Easily my second favorite city in England is Bath. Bath is located a quick 90 minute train ride, or 2.5 hr car ride, directly west of London, in Somerset. It is a charming, peaceful city and has one of the most relaxed vibes I have seen abroad, due to close proximity to Bristol and the coast. Its history goes back to Roman times, and it’s still today known for the Roman baths as well as the gorgeous Georgian architecture. You can easily see a good deal of Bath in a day trip, but to really enjoy it, I say give Bath at least 2 days. There are also Grayline Bus tours to Bath from London, which I have also taken, and really enjoy, if you’re pinched for time (and you can see Stonhenge or Stratford to boot!). My last visit to England I was doing a study abroad for my masters class, making a comparative study of the education systems of the US and Britain. One of the experiences I chose was to visit the American Museum in Bath, so as to get a peak at their education programs. I found this wonderful B and B Henrietta House. It was located just near Pulteney Bridge, which is a gorgeous covered bridge built in 1774 and a must see in Bath!
From the bridge you have a great view of the city and the River Avon. Its a smallish city without feeling so small, as there is plenty to do!
First, the Roman Baths are certainly the most important historical point of interest here. This is a fascinating hot springs bathing pool first used by the Romans not only as a bathing complex but a sacred temple. In Georgian times many who suffered from gout, arthritis and other maladies would come to Bath to relax and take in the warm waters. Today it has been restored, though you do not bathe in it as there is a high amount of lead due to the pipes and the smell of sulfur is pungent. You can’t miss it in the center of town, near the Abbey.
Next, be sure to see the Bath Abbey. This goes back to the Norman invasion and William the Conqueror. It’s high vaulted ceilings and Gothic architecture are really impressive.
The American Museum in Britain is really a unique treasure here in Bath. It is housed in an old manor estate, and the grounds are truly fantastic. It came about in the 1960s and was the brainchild of two friends, American psychiatrist Dr. Dallas Pratt and British antiques dealer John Judkyn. They wanted to encourage friendly American/British relations so the museum was born. It houses the largest 19th century American quilt and textiles collection outside of the US. In the first rooms you see a history of colonial America, discussing the Jamestown settlement, etc. I worked with the education director when I visited there, due to my course work, and got to accompany her as she gave a special tour to a small group of girls who were about 9 years old. These girls were on like a sort of special interests focus week where they got to focus on a certain thing and for these girls it was sewing and textiles, so they were primarily interested in the quilt collection, but they listened and participated intently through the entire thing. It was funny that the director kept looking over to me for confirmation whenever she would give some bit of information, but really, she knew the history just as well as I did, as an American history teacher. Afterwards, they got to do some hands on activities. Other exhibits rotate throughout, and at the time there was a cool one on American mobsters like Al Capone, etc. Definitely a must see! Its a hike up the hill from city center to get there, so there is a free convenient tram that takes you up and down, plus the Hop On/Hop Off drops you off near it as well.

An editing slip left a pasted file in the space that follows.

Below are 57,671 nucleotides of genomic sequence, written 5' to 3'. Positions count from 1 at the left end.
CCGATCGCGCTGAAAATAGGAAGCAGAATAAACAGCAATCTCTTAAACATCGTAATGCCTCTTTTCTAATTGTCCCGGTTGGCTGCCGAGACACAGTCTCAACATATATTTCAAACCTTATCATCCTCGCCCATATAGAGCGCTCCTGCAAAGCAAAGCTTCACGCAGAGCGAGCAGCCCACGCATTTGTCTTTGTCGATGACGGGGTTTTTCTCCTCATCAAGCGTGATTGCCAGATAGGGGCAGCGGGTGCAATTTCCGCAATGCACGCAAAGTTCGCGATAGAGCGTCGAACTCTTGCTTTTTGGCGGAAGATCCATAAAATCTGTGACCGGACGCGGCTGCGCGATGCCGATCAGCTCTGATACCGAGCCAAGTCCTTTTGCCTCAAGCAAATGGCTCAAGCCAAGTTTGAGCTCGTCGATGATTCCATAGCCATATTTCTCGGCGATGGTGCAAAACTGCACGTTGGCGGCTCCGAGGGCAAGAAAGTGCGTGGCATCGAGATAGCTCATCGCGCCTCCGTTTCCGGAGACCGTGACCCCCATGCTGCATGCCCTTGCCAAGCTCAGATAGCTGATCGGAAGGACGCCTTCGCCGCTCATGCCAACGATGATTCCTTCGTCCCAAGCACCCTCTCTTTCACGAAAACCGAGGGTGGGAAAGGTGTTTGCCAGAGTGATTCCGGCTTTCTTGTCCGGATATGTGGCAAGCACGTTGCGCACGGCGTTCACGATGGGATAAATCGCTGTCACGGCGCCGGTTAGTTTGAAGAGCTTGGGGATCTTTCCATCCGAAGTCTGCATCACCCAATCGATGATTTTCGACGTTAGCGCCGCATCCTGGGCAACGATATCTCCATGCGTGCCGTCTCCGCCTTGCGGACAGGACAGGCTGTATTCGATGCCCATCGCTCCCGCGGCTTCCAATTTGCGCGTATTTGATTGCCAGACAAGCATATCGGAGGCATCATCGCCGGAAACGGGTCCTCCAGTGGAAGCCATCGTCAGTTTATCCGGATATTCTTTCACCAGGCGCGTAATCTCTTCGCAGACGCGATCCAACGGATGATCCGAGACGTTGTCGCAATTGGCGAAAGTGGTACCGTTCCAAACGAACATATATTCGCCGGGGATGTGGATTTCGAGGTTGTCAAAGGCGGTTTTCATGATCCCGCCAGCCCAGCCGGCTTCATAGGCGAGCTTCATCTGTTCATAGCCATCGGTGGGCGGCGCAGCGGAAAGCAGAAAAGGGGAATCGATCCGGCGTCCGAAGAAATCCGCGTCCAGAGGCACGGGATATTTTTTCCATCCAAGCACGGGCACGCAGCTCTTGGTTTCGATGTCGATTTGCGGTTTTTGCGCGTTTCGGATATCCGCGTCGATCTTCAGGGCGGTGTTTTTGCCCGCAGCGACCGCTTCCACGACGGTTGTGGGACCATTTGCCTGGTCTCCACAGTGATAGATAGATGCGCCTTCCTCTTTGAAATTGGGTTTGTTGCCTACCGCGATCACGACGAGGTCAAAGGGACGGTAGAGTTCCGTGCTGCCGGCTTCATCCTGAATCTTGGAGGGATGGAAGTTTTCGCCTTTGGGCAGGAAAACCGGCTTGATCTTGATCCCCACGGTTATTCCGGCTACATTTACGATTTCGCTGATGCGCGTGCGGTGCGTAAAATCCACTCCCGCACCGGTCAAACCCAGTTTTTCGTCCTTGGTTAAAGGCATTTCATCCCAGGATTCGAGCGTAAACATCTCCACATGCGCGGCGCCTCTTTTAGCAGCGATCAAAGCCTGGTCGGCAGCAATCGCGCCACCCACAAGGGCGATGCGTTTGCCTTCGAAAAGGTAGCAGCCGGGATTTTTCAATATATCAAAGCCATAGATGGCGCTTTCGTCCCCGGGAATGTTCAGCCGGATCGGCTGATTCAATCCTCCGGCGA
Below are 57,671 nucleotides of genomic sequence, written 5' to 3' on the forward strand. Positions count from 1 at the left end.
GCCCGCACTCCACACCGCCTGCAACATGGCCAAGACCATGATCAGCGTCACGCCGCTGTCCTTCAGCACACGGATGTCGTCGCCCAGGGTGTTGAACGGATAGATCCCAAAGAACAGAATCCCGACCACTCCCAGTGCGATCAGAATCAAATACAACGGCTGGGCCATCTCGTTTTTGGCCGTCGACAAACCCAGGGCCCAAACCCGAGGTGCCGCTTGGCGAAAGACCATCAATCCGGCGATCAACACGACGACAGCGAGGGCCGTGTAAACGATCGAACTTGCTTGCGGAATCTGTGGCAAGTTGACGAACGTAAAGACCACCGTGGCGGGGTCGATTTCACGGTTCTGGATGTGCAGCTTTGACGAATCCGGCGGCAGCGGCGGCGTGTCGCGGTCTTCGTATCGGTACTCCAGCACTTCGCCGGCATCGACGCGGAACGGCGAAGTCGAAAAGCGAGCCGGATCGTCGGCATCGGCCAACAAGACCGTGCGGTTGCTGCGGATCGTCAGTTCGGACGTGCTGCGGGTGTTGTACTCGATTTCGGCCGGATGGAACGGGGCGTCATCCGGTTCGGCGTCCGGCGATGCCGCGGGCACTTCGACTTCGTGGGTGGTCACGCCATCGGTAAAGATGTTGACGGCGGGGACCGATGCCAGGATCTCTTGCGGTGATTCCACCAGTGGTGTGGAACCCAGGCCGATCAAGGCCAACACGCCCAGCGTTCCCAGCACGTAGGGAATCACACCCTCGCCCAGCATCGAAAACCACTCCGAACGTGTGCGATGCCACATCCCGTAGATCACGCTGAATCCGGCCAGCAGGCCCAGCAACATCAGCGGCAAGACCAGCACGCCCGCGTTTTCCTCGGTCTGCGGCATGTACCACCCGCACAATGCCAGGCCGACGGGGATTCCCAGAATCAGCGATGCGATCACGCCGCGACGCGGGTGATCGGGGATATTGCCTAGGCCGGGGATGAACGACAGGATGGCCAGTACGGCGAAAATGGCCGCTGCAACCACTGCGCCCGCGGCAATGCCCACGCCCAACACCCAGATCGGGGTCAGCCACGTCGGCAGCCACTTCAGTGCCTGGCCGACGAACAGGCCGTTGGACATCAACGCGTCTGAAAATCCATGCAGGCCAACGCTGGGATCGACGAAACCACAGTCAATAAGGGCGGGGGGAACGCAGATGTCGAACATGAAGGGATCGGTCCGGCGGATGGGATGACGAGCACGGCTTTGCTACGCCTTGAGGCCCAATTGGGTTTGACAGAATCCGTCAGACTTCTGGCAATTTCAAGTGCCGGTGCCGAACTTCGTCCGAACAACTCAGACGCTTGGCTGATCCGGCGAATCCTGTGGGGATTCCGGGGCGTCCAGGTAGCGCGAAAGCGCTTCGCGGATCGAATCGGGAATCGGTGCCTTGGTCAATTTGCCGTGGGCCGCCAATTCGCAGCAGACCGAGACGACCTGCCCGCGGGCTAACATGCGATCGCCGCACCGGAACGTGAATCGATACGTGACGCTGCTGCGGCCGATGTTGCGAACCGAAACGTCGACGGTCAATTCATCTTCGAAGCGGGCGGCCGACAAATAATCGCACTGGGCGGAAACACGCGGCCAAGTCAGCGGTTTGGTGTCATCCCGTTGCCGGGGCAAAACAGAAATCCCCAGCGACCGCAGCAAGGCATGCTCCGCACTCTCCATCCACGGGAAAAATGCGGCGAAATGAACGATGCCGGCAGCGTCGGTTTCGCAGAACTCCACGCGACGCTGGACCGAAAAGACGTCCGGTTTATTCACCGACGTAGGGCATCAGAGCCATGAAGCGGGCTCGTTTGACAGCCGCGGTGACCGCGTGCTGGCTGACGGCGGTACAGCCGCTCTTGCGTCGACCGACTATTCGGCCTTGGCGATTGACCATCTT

Another thing I recommend, as a Jane Austen fanatic, is the Jane Austen Centre. Jane Austen spent a bit of time towards the end of her life here, as he father wanted to come for health reasons to escape the bitter cold of Basingstoke, Hampshire where his Steventon rectory was (he was a minister). Bath features prominently in some of Austen’s novels, particularly Persuasion and Northanger Abbey. Every year there is a festival honoring Austen and the centre is housed in one of the Georgian homes that Austen may have stayed in during her time in Bath. It won’t take you long to go through it, but if you love all things Jane the tea room and gift shop are nice! Plus there is a great wax sculpture of her right outside the door, so you can’t miss it!
The Hop-On/Hop Off can take you round to all the all the other must sees, like the Royal Crescent and the Circus (not what you are thinking!). Both fantastic examples of Bath’s Georgian architecture.
One last culinary must in Bath is to have a “Bath bun”. This is very typical, sweet yeast bun and you can’t leave England without having one. There are two types actually, the “Bath Bun” and “Sally Lunn Bunn”. The “Bath buns” are smaller and sweeter, whereas the “Sally Lunn Bunns” are larger and plainer. There is actually a Sally Lunn’s Historic Eating House, which I tried to get into last I was there, but the wait was just too long. In retrospect I should have waited because I have yet to taste a “Sally Lunn Bunn”. Its one of the coulda, woulda, shoulda’s, like the time I went to Paris and didn’t go up the Eiffel Tower because I was afraid of heights! What was I thinking? Sally Lunn wasn’t a real persons name, by the way, but legend has it it was the name taken on by a French Huguenot refugee in the 17th century names Solange Luyon. If you want to read up more on the Bath buns this is a great article from the Smithsonian!
Hands down, you definitely want to make time in your travels for Bath!
Buen viajes, gnomies!
Ever been to Bath? Let the gnome know what you thought, or if you have any other recommendations for the next time! Cause there will be a next time! 🙂